Manchester United legend Rio Ferdinand has admitted he once doubted he would make it as a professional footballer after another player took his starting place in West Ham’s academy.

Now widely viewed as one of the greatest central defenders England has ever produced, Ferdinand broke into West Ham’s senior team in 1996 at the age of just 17.

After five years with the Hammers, he moved to Leeds United in 2000 for £18m – then a world record fee for a defender, before later joining their bitter rivals Manchester United in 2002 for £30m – becoming the most expensive defender in history for the second time.

Ferdinand would go on to win numerous trophies with United including six Premier League titles and the Champions League once, before retiring in 2015 after a single season with QPR.

While Ferdinand was tipped for greatness from an early age, the former England international has now revealed it was far from a smooth journey to the top.

Speaking ahead of the release of a new three-part docuseries in which he confronts the issues that football faces around race, sexuality and mental health, Ferdinand admits he worried for his career after losing his starting place at West Ham.

“One of the lads we met in the episode, Lee Goodwin, was a midfielder and played in my position at the time. He came in and took my place. I was on the bench for about eight months,” Ferdinand told SPORTbible, ahead of the release of the Amazon Prime Video docuseries titled Rio Ferdinand’s Tipping Point.

“I was seriously sitting there saying ‘I don’t know what’s happened here, I’m gone.’ I had a bit of a growth spurt and lost my coordination; I just wasn’t the same player for a couple of months.

“I genuinely started to think that I might have to leave West Ham, that I might not make it. I was lucky that I had some good people around me that reassured me, telling me ‘keep working hard and you’ll get to where you need to get to’. So I stuck at it.

Ferdinand made his senior debut for West Ham in 1996 aged just 17 (Image: Alamy)”But not everyone is afforded those good people around them, those experienced people around them. I had those people at a vital point in my career. Without them, who knows what would have happened to me?”

The third episode of the series focuses on the academy system in English professional football, and the huge pressure and weight of expectation that players have to deal with from a young age.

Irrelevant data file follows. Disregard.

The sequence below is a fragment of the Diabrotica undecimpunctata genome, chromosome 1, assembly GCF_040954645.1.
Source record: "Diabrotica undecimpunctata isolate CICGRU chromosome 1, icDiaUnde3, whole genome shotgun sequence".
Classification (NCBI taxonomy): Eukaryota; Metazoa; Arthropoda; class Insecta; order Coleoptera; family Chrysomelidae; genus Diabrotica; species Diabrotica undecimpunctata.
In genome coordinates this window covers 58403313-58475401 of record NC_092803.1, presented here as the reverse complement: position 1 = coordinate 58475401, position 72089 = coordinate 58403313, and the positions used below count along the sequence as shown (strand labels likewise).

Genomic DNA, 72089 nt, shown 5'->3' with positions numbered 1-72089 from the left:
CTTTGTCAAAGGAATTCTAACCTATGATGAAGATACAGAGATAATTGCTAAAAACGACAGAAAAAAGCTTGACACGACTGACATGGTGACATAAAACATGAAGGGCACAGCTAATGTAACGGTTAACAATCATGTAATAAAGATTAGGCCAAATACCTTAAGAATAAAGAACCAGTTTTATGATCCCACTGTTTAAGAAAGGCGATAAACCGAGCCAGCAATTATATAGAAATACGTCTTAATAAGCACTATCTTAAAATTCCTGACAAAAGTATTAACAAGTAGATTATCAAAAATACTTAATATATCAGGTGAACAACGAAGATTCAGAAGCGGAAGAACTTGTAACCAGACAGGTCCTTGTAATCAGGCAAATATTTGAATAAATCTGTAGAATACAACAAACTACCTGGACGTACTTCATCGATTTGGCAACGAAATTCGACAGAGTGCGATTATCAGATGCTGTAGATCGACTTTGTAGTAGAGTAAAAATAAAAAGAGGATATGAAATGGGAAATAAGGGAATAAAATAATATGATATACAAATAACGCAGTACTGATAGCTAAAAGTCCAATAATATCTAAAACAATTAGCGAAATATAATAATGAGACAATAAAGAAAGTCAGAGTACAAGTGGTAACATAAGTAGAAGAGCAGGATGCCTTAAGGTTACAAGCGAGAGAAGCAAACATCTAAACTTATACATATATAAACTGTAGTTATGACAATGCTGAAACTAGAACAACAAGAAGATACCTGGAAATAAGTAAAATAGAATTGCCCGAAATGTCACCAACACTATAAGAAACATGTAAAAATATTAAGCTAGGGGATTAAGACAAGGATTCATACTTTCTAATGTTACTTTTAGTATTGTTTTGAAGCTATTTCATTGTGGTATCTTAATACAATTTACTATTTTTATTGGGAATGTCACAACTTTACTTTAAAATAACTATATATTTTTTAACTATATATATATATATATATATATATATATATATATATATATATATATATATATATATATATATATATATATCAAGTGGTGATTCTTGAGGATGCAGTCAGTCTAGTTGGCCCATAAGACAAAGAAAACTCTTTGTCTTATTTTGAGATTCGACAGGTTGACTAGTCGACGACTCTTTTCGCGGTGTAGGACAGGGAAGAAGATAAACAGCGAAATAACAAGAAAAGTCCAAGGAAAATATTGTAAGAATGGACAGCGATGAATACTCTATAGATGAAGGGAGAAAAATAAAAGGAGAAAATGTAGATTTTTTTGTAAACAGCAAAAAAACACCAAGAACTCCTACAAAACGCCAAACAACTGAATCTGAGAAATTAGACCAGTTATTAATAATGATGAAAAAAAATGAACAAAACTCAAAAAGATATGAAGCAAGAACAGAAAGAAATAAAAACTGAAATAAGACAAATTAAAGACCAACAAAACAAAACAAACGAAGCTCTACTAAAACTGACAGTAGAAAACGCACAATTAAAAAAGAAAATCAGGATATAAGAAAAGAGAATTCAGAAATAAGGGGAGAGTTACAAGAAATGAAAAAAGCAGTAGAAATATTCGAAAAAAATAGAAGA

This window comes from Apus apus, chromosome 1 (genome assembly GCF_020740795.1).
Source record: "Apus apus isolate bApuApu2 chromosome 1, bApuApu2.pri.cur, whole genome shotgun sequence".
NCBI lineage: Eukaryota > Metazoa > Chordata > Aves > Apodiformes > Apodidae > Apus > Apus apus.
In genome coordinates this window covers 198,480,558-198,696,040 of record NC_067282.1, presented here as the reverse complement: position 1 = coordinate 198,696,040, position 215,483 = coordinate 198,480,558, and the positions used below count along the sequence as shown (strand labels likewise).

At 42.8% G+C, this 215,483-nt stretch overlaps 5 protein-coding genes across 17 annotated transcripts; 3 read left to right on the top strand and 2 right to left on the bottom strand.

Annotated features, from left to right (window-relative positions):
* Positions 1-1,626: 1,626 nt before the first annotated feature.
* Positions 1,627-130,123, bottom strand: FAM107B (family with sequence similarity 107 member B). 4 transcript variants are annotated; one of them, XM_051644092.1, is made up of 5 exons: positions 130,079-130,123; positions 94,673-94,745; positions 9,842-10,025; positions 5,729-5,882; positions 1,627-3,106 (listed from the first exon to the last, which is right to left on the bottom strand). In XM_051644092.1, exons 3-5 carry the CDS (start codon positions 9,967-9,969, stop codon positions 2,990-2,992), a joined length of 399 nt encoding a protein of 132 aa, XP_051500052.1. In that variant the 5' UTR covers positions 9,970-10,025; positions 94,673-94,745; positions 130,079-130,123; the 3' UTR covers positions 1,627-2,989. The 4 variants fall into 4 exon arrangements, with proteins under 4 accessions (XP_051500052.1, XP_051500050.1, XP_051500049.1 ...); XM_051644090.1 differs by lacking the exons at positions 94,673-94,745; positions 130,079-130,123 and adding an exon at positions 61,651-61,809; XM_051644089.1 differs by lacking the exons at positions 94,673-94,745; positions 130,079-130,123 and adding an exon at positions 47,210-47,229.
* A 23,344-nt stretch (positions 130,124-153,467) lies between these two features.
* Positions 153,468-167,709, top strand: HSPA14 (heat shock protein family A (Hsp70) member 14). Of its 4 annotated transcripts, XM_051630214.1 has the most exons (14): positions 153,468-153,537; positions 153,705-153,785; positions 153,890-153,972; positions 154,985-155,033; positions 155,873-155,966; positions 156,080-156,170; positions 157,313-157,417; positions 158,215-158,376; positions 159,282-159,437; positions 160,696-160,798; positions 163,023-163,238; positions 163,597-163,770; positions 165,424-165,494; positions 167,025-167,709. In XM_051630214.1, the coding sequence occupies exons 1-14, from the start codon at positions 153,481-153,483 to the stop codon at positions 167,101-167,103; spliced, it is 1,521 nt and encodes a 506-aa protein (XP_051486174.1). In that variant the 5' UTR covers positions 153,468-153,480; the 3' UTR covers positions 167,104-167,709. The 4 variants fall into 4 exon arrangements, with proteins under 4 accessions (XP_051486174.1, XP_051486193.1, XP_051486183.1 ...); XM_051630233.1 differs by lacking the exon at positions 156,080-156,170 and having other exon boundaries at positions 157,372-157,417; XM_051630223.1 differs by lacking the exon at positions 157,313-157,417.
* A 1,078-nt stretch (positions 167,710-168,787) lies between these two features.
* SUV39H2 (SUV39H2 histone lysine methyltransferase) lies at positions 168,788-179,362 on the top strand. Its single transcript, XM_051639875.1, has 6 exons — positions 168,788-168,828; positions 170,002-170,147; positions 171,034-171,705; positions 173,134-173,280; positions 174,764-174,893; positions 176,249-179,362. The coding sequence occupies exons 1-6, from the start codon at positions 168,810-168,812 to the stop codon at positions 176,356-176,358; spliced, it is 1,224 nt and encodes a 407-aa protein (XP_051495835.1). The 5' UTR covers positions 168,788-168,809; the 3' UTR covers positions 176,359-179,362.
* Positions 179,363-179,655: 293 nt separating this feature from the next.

It explores whether enough support is being given to youngsters, both during their time in academies and after they are released by clubs.

The episode highlights the tragic case of former Manchester City youth player Jeremy Wisten, who killed himself in 2020 at the age of 18 – two years after being let go by the Premier League club.

Just 0.012 per cent of academy players go on to play in the Premier League and Ferdinand says clubs have a responsibility to protect the mental health of their young players while also responsibly managing expectations.

Ferdinand enjoyed his best years of his career at Man United, winning numerous trophies under Sir Alex Ferguson (Image: Alamy)”There needs to be the motivation. We were fortunate enough to have a round table with a few football clubs during the series, some declined but many did come,” added Ferdinand.

“It was refreshing to see some of them trying to put things in place to help young players and their mental health, coming into the club and when they leave – and everything in between.”

Club football academies start from the under-nine age group and players can be brought out of school to attend training from around the age of 12.

Two of Ferdinand’s own sons are currently involved in academy football and the former defender says parents need to be completely confident that their child is ready for the pressures involved before allowing them to join an academy.

“You could look at it when they go on in and say ‘they’re too young’ but I think that it depends on the individual really,” added Ferdinand.

“As a parent, you have to gauge where your kid’s at. Are they equipped to handle all of the pressures of going into a professional club and the demands that are put on them?

Watch the new three-part docu-series ‘Rio Ferdinand: Tipping Point’ on Amazon Prime from November 11 (Image: Amazon Prime)”It is a lot to withstand. The travel, the intensity, how serious it is from a young age. Can your kid deal with that?

“I’ve got two boys who are in an academy at the moment and they came into it at a later age, mainly because I didn’t feel it was right for them at that time to go in so early.”

Ferdinand has also urged football’s governing bodies to do more to protect young players.

“There is still much work to be done, they know that,” he added.

“There needs to be something implemented by the authorities that demands that these processes are put in place for clubs, because we can’t have young players taking their own lives or falling into depression.”

Watch Rio Ferdinand’s Tipping Point on Amazon Prime from November 11.